I think cartoonists can come up with the same idea without ever knowing each other. If people are getting some of the same news, reading the same books and living in the same culture, I think it happens.
One time in the 90’s I was visiting New York with my family and my Dad let us stay a couple of days extra so I could speak to a famous designer/illustrator, Seymour Chwast and also drop off my cartoon portfolio to the New Yorker. Nothing ever came of that trip. Seymour told me to go to Illustration school and New York and the New Yorker just gave me an official New Yorker poster note with the word, “Sorry.” written on it. I don’t know if that was a message as in apology or as an adjective for the work that was in my portfolio.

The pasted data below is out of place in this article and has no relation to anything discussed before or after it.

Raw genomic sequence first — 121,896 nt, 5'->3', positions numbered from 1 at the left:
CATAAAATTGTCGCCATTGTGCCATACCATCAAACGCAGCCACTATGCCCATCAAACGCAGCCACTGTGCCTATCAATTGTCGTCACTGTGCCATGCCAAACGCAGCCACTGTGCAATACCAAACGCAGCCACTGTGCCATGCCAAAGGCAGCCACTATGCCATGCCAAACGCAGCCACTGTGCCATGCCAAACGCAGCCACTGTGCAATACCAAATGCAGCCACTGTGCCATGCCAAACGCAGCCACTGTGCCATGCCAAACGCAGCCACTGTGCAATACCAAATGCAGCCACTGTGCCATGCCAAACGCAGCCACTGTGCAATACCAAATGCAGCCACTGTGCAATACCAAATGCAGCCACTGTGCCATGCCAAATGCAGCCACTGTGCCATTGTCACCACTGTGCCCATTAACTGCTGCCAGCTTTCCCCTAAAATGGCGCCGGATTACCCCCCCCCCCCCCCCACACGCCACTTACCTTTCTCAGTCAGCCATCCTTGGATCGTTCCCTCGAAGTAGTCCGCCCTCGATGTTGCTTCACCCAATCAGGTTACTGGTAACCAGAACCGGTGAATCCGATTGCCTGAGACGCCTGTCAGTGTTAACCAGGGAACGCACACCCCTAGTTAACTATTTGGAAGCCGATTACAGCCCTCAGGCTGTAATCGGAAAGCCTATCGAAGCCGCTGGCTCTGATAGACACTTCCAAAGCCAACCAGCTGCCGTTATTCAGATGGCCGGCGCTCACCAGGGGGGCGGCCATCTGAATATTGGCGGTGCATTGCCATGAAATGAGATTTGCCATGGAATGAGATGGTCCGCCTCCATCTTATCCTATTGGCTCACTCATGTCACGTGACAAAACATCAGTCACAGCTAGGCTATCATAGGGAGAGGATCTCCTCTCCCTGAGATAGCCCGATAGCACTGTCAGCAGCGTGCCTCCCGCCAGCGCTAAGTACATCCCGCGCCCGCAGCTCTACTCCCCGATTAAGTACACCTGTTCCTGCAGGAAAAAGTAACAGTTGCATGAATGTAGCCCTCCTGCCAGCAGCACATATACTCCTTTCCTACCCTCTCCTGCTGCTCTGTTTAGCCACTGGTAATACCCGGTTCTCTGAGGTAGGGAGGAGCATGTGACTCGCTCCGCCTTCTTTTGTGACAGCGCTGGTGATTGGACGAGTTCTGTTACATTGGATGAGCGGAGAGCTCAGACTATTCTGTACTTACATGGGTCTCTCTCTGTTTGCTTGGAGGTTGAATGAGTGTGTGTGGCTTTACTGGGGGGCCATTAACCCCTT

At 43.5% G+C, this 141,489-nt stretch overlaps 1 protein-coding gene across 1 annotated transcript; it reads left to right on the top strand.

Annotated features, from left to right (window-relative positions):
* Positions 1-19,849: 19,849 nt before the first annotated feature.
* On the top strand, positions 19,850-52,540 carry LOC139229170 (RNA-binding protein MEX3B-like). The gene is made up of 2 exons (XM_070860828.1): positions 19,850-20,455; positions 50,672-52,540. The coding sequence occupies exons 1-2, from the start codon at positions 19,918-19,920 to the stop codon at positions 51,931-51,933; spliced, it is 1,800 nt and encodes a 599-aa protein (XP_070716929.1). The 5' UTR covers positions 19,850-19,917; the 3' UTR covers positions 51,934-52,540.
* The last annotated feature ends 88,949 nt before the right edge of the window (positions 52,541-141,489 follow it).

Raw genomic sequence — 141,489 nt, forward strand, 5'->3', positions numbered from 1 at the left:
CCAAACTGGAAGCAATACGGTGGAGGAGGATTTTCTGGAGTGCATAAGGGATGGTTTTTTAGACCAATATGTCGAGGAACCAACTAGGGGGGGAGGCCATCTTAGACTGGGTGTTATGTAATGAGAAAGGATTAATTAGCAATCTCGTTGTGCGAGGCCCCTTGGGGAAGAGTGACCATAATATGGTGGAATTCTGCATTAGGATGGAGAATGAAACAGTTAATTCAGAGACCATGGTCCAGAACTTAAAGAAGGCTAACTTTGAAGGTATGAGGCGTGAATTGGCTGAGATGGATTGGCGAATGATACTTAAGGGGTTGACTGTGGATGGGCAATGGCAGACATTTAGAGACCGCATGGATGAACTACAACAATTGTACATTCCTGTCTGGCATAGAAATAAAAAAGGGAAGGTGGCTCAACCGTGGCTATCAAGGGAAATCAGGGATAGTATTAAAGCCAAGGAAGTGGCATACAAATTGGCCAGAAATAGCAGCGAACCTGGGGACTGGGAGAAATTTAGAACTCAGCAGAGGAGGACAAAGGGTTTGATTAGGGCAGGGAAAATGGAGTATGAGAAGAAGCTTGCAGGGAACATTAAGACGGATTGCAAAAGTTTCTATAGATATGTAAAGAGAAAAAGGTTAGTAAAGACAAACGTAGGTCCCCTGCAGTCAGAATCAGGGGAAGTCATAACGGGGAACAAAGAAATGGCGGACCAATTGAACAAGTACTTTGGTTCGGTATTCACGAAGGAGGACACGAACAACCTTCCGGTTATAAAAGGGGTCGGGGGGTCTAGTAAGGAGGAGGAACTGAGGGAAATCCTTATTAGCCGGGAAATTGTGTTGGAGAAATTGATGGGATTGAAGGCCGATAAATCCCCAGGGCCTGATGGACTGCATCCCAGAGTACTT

One of the comics that I presented that day was a simple cartoon of a pirate walking to his pirate ship from a parking lot. He has a peg leg and just parked in the handicapped space. It is a simple idea. FLASH FORWARD to 2002 or so. I get a book about creativity from New Yorker editor, Robert Mankoff, called “The Naked Cartoonist.” I start reading and there on page 22 is a Pirate with a peg leg parking his rowboat on a handicapped spot. Probably just a coincidence but it stopped me in my tracks.
Caption: Moses parts his hair.
I know what you are thinking. Hey! That's a Far Side cartoon! You are taking Gary Larson's ideas and making them your own!
Actually, Gary's cartoon was published after mine did so I guess great minds think alike.